Per Gotesson – London Fashion Week Mens – SS19

Per Gotesson - London Fashion Week Mens - SS19 - Jungle Magazine Per Gotesson - London Fashion Week Mens - SS19 - Jungle Magazine Per Gotesson - London Fashion Week Mens - SS19 - Jungle Magazine Per Gotesson - London Fashion Week Mens - SS19 - Jungle Magazine Per Gotesson - London Fashion Week Mens - SS19 - Jungle Magazine Per Gotesson - London Fashion Week Mens - SS19 - Jungle MagazinePer Gotesson - London Fashion Week Mens - SS19 - Jungle Magazine Per Gotesson - London Fashion Week Mens - SS19 - Jungle Magazine Per Gotesson - London Fashion Week Mens - SS19 - Jungle Magazine Per Gotesson - London Fashion Week Mens - SS19 - Jungle Magazine Per Gotesson - London Fashion Week Mens - SS19 - Jungle Magazine Per Gotesson - London Fashion Week Mens - SS19 - Jungle Magazine Per Gotesson - London Fashion Week Mens - SS19 - Jungle Magazine Per Gotesson - London Fashion Week Mens - SS19 - Jungle Magazine Per Gotesson - London Fashion Week Mens - SS19 - Jungle MagazinePer Gotesson - London Fashion Week Mens - SS19 - Jungle Magazine Per Gotesson - London Fashion Week Mens - SS19 - Jungle Magazine

 

Swedish designer Per Gotesson presented his first solo catwalk show against a domestic backdrop, squares of fabric with just enough light to see the living arrangements behind, one model visibly relaxing on a sofa in the gap the models appeared from. This set up may have related to the theme of nostalgia that Gotesson was expressing, perhaps echoing a childhood home. He used fabrics from his childhood, such as denim, as well as the childlike scribbles of six-packs on T-shirts. There’s also a playfulness in the silhouettes, with trouser waistbands pulled out to create ruffles, cut-outs found in jersey tops, oversized sleeves that evoked the idea of a child dressing up in adult’s clothes.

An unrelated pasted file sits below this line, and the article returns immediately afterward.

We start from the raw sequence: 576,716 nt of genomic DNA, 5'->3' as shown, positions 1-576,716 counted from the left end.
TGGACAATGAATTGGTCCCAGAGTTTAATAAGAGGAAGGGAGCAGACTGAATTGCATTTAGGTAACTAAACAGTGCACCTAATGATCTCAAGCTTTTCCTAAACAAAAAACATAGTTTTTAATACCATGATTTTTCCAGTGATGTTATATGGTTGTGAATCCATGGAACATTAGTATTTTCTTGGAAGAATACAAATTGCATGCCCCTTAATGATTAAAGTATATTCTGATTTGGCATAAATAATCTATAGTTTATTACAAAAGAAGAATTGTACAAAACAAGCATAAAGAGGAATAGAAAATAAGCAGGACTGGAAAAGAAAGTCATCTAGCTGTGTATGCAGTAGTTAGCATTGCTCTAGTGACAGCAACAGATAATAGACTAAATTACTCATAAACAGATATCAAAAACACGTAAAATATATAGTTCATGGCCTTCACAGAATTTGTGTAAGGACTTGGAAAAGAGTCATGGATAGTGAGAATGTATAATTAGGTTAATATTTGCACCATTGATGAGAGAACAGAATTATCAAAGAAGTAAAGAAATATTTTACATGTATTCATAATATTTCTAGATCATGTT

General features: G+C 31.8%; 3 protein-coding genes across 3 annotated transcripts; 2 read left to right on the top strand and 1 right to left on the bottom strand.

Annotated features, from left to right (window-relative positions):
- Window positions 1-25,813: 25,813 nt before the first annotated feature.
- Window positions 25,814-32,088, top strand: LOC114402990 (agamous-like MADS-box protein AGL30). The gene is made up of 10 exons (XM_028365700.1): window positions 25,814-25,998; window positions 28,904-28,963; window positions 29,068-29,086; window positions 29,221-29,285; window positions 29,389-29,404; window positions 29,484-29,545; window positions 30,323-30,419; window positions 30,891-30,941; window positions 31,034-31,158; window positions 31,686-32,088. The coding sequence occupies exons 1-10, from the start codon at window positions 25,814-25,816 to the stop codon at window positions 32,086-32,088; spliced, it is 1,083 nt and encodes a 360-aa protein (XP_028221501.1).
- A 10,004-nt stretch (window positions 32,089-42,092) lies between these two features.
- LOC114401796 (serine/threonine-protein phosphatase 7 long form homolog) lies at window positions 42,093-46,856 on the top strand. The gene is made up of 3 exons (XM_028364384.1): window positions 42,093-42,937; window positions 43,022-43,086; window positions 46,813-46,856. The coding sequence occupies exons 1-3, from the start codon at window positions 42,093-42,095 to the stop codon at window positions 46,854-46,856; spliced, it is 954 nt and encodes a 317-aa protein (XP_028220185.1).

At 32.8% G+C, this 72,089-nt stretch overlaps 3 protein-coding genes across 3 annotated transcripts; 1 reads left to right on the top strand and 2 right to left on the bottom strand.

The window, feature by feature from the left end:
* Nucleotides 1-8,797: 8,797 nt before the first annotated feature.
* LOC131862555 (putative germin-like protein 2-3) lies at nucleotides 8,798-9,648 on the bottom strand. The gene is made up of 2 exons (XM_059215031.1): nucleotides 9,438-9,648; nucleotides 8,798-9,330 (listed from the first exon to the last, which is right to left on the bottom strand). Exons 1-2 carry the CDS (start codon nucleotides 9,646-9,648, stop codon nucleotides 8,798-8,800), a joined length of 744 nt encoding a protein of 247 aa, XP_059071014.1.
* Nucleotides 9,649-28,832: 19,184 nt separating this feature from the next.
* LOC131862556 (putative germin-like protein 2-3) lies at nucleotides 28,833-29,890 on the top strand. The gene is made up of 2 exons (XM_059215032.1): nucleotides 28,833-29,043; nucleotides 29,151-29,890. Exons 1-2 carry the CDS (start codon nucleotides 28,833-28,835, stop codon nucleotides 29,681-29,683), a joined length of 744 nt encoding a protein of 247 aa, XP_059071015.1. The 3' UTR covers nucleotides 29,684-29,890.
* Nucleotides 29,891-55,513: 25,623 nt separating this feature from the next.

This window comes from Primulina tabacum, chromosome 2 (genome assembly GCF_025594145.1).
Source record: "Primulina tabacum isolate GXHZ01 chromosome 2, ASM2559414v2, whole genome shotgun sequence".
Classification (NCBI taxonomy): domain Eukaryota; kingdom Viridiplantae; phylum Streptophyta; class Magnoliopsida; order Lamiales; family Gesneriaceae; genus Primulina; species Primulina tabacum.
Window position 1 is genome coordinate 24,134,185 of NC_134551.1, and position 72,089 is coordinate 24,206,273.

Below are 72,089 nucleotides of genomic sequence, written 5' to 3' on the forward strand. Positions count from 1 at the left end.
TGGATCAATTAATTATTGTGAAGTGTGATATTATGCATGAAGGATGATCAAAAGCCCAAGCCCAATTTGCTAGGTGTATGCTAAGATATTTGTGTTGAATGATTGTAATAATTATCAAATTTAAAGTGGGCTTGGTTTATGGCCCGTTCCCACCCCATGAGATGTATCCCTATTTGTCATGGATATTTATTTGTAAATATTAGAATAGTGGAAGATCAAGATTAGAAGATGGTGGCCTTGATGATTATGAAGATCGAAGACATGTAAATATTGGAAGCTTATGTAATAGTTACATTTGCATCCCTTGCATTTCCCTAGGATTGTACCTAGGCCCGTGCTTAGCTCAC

However, another major inspiration was the Renaissance painting ‘Arnolfini Portrait‘ by Jan van Eyck, famous for its wealthy couple dressed in luxurious garments; the draping of rich green fabric in the woman’s clothes can be seen in voluminous coats and a sleeveless jacket covered in pouches, their positioning mimicking the folds of fabric. One outfit, made up of a quilted gilet with a soft hourglass shape and shorts with twisting denim flowing from the sides, mirrors the shape of the woman’s dress. Even the cloth upon her head is reworked into tea towels wrapped around baseball caps.

An element of chaos also comes through; cable knitwear unravels to reveal skin, and in a collaboration with jewellery designer Husam El Odeh, created necklaces and suspenders from smashed Royal Family souvenir plates, the sound of smashing plates playing over the soundtrack. Could this be a comment on a desired dissolution of the monarchy? Perhaps, but it’s more likely to represent the fragments of memory we all have, particularly of our childhood, and what we deem precious, whether it be a souvenir plate or a scribbled t-shirt.

Words: Alison Black

Images: Abi Galatia

 

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